Hedgerow Regulations 1997
Under the Hedgerows Regulations 1997, it is illegal to remove or destroy ‘important’ hedgerows without permission from the local planning authority
The Hedgerow Regulations protect hedgerows that are important from an archaeological, historical, landscape or biodiversity perspective.
A hedgerow is ‘important’ if it has existed for 30 years or more and it meets one of the criteria set out in the Regulations.
The hedgerows covered include those that mark a parish boundary from before 1850, a boundary of a pre-1600 estate or manor, or a pre-enclosure Act field system. They also include hedgerows that mark an archaeological feature of a site that is a scheduled monument or noted on the Historic Environment Record.
Hedgerows that support wildlife species protected by the schedules of the Wildlife & Countryside Act 1981 (as amended) or included in the relevant Red Data books are also covered.
In addition important hedgerows under the Hedgerow Regulations include hedgerows with 4 to 7 woody species in a 30 metre length depending on the other features present. These are:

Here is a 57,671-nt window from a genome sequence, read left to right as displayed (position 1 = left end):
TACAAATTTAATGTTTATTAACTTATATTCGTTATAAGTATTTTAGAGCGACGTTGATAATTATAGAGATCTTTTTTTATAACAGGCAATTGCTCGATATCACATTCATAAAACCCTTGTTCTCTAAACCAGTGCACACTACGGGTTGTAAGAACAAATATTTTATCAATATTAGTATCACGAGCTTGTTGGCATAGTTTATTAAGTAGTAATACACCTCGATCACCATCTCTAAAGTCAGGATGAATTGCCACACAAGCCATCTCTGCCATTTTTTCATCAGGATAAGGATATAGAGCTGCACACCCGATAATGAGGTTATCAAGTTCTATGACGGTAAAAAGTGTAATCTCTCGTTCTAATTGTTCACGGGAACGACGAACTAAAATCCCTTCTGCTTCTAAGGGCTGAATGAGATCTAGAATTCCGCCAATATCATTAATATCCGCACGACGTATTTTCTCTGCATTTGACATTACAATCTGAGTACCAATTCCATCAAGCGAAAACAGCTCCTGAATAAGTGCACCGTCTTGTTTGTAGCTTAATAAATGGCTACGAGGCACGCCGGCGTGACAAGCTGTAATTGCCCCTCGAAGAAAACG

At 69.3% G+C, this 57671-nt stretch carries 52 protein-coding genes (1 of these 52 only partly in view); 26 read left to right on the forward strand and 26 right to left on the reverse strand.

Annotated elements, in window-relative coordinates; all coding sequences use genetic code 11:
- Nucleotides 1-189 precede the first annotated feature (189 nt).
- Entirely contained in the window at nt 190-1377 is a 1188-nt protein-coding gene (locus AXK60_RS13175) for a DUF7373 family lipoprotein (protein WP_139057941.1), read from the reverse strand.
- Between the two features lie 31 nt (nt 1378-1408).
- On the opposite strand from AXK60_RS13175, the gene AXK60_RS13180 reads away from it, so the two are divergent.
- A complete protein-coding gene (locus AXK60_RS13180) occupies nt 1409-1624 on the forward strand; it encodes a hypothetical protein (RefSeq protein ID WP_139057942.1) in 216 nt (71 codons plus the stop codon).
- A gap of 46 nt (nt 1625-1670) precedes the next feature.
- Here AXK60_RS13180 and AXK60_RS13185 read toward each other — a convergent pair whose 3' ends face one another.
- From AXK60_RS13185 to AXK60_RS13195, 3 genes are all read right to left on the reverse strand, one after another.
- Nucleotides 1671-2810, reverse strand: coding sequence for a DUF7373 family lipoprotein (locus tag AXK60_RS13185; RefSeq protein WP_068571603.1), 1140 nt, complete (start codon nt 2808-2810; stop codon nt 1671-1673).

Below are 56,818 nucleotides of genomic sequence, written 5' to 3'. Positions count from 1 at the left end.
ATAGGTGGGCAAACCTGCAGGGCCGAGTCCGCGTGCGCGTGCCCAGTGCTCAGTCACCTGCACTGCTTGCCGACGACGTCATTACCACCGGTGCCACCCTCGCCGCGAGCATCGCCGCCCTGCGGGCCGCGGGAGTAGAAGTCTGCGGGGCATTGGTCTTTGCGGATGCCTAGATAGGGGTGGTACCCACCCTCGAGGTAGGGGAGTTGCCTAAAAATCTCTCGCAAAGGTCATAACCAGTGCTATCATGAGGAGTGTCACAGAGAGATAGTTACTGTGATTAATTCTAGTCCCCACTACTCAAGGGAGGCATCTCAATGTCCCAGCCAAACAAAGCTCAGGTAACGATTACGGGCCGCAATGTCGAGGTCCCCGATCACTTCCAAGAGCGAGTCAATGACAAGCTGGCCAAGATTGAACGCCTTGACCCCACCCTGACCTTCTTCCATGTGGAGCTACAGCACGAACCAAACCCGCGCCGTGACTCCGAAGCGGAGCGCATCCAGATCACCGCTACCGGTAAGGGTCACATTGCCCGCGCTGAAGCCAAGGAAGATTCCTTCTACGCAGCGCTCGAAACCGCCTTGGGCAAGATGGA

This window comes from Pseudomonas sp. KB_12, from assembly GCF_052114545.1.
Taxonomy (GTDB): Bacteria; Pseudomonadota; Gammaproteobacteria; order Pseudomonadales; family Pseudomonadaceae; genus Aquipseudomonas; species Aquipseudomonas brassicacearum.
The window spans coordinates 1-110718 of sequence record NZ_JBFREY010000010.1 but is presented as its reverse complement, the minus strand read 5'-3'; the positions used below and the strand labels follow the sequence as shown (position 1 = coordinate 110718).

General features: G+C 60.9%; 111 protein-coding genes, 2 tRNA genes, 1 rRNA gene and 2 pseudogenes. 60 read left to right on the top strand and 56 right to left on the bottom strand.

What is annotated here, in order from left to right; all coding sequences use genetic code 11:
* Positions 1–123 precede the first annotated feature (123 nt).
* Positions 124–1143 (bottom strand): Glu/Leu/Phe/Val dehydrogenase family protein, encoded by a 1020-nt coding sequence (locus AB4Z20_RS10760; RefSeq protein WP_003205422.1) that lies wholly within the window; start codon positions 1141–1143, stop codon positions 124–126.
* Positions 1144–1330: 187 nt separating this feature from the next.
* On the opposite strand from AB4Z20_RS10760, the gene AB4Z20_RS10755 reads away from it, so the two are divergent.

4 associated features require just 4 woody species in a 30m stretch of hedgerow whereas 3 features require 6 woody species. If there are no associated features then 7 woody species are required.
In addition hedgerows with at least 4 woody species running alongside a footpath only need 2 associated features to be classed as ‘important’ and the regulations to apply.
In order to remove an ‘important’ hedgerow an owner must serve notice on the local planning authority which then decides if it is ‘important’ and if so whether it should be retained.
If the owner is notified that it is not important or hears nothing within six weeks after the notice is served then they may remove the hedgerow.
If no notice is served or if a notice is issued by the local planning authority requiring the hedgerow’s retention, then removal of the hedgerow is a criminal offence.
Further information on the Hedgerow regulations can be found via these links: